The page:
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Reaction comes in many forms… February 5, 2017

Posted by WorldbyStorm in Uncategorized.

… is the thought that strikes reading this recent piece about Danny Dyers recent appearance on Who Do We Think We Are? Apparently Dyer was chuffed to discover that he was distantly related not just to Cromwell (!) but also ‘a couple of kings’. Though as the writer notes:

But there is a problem. In part it’s because this is an industry built on hopes and dreams and shaky data. Another BBC show, Radio 4’s More or Less, did a brutal debunk job on Dyer’s discoveries, exposing the flaws of this sort of pick-and-mix selectivity (bottom line: it’s quite rare to not be related to Edward III). Earlier this week science writer Adam Rutherford told BuzzFeed that the findings of one genetic testing company, BritainsDNA, were “mostly total bollocks”. Such outfits request phlegm and a cheque, and in return post back a gratifyingly exciting ancestry. One client was told their forebears “almost certainly brought to Britain a technology that changed society profoundly”. This technology was porridge.

Is it more or less meaningful to discover we all share common ancestors if one goes far enough back? I’ve an ancestor from the last century who stole a chicken and was transported to Tasmania. I’m suspicious of how much or how little that means. It’s definitely interesting, but I’m not him and he’s not me. I sympathise hugely with his plight, but the distance is such that I only know a handful of facts about him. And the gulf of time – even a hundred year or so – is still a gulf of time.

But the broader point made is that its dubious to place so much weight upon ‘bloodlines’. I like the quote from Wilde in the following:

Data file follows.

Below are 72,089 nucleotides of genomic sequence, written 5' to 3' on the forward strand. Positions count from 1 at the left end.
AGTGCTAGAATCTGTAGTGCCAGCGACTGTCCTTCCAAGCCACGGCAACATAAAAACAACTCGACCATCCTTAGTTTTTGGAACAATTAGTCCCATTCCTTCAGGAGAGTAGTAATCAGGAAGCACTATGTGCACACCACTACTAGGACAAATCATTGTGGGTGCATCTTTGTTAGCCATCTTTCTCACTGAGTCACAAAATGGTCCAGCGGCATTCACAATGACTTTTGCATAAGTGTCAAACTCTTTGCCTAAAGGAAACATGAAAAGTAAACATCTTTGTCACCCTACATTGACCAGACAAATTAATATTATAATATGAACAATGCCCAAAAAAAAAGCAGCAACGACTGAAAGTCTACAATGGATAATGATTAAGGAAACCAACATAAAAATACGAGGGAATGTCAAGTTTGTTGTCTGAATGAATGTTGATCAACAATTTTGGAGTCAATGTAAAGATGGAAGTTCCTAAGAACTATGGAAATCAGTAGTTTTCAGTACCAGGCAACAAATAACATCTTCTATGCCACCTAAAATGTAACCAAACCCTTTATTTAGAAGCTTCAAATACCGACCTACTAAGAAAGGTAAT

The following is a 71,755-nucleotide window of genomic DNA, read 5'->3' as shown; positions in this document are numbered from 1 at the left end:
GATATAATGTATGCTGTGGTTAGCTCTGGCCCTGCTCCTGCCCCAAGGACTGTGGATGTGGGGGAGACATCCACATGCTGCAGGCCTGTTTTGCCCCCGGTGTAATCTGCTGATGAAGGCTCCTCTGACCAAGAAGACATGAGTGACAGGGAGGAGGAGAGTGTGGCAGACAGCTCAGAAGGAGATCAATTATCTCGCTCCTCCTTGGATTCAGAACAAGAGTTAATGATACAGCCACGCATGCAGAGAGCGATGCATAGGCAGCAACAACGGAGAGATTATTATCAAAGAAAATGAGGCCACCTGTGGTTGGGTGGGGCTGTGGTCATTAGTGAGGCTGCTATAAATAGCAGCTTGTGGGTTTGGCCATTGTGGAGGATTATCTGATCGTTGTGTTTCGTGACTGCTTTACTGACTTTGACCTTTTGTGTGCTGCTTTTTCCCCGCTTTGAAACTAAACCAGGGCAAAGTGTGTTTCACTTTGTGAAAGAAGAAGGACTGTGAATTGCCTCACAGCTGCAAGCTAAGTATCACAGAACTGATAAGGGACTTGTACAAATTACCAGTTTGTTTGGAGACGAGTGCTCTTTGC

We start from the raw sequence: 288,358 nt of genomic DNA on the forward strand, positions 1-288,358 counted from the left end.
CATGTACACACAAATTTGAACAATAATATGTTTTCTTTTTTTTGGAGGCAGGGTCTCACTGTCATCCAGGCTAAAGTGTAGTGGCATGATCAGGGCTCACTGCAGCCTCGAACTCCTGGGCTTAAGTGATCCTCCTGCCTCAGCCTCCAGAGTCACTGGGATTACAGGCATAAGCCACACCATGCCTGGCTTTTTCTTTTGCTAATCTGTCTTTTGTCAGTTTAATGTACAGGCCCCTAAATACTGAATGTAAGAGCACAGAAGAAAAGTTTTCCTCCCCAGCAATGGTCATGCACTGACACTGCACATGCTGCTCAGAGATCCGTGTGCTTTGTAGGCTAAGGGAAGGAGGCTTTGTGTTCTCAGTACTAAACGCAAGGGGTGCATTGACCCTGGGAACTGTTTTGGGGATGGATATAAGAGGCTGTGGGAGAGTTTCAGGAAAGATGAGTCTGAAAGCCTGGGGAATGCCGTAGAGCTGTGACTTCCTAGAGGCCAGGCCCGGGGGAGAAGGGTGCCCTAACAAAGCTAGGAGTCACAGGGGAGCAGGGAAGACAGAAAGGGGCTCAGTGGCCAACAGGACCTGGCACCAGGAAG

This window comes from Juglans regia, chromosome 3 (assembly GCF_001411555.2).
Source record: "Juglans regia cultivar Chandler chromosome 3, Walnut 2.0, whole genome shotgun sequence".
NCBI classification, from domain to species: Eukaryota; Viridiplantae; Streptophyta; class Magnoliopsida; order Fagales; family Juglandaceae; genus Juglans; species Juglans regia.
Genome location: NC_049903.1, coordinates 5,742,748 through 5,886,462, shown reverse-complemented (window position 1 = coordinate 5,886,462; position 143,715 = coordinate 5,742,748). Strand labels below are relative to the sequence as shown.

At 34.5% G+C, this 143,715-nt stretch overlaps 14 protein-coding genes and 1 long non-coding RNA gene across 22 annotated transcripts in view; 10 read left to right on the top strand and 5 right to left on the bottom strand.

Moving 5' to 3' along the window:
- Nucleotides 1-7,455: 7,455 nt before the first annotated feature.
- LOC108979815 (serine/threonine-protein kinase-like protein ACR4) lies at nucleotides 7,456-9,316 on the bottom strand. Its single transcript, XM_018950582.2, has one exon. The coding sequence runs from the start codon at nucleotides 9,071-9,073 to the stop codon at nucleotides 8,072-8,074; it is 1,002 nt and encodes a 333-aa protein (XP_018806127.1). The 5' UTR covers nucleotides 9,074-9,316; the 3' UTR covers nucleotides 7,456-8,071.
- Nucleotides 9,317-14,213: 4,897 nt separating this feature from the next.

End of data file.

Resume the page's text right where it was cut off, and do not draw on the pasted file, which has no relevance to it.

If you maintain your bloodline has conditioned aspects of your personality and performance, you must also be open to theories about inherited characteristics that are today deemed extremely dubious. Investment in our backstories is bad news for anyone who believes that, say, a lack of social mobility is more attributable to wealth inequality and government policy than the ways in which traits might be passed on through the generations. Murkier waters aren’t far off. Our culture risks steering us in a wholly different direction to that which even the limpest progressives must hope. In A Woman of No Importance, Oscar Wilde called Burke’s Peerage “the best thing in fiction the English have ever done”. We need to heed that description, lest we turn back the clock and make it a set text.

Do bloodlines even do that? Are relatively trivial personality traits distinguishable across extended periods of time? I’m very dubious. A lot, I tend to think, is direct emulation or response or reaction to parents or grandparents. We see ourselves in our kids? Of course we do. We helped form some of the more obvious and overt aspects of their outward personality, but it’s comical to ascribe much more than that to it.


1. John Goodwillie - February 5, 2017

If you can trace some ancestors back 300 years, they’re pretty well bound to be landed and related to royalty. You can’t make television programmes about the ones who can’t be traced. Most of the Who Do We Think We Are series produce more recent ancestors in poor circumstances as well, and remind us that even the well-off are usually mongrels in class terms.

Liked by 1 person

2. GW - February 5, 2017

Someone has leaked he AfD election strategy document for the German federal elections in 2017.. (The usual Scribd nonsense with having to give a makey-uppey email address to be able to download the thing applies.)

They talk about general principles, tactics and who their main rivals are.

Gems include:

– Don’t demand much work of the electorate – never propose complex or thought-through policies – instead conjure up images that will evoke an emotional reaction. This is something the toothbrush-moustached-one realised after the lack of success of the NSDAP in the early 1920s.

– Represent the other parties collectively as ‘oldparties’. The NSDAP equivalent was ‘Systemparty’.

– The usual ‘anchor left, pivot right’ attempt to provoke reactions from the liberal/left ‘good people [Gutmenschen] and get a media amplification bonus thereby.

Amusingly the document regrets that another right-wing party with virtually the same policies (such as they are) is in government in Bavaria. That’s the CSU.

They admit to being vulnerable to being accused of being the new home for various fascist-spectrum and outright neo-Nazi sympathisers. The concern of the document is not to exclude these people, but to counter this picture of them in the media.

They also see themselves as vulnerable when parties like them are in government elsewhere and things go tits-up.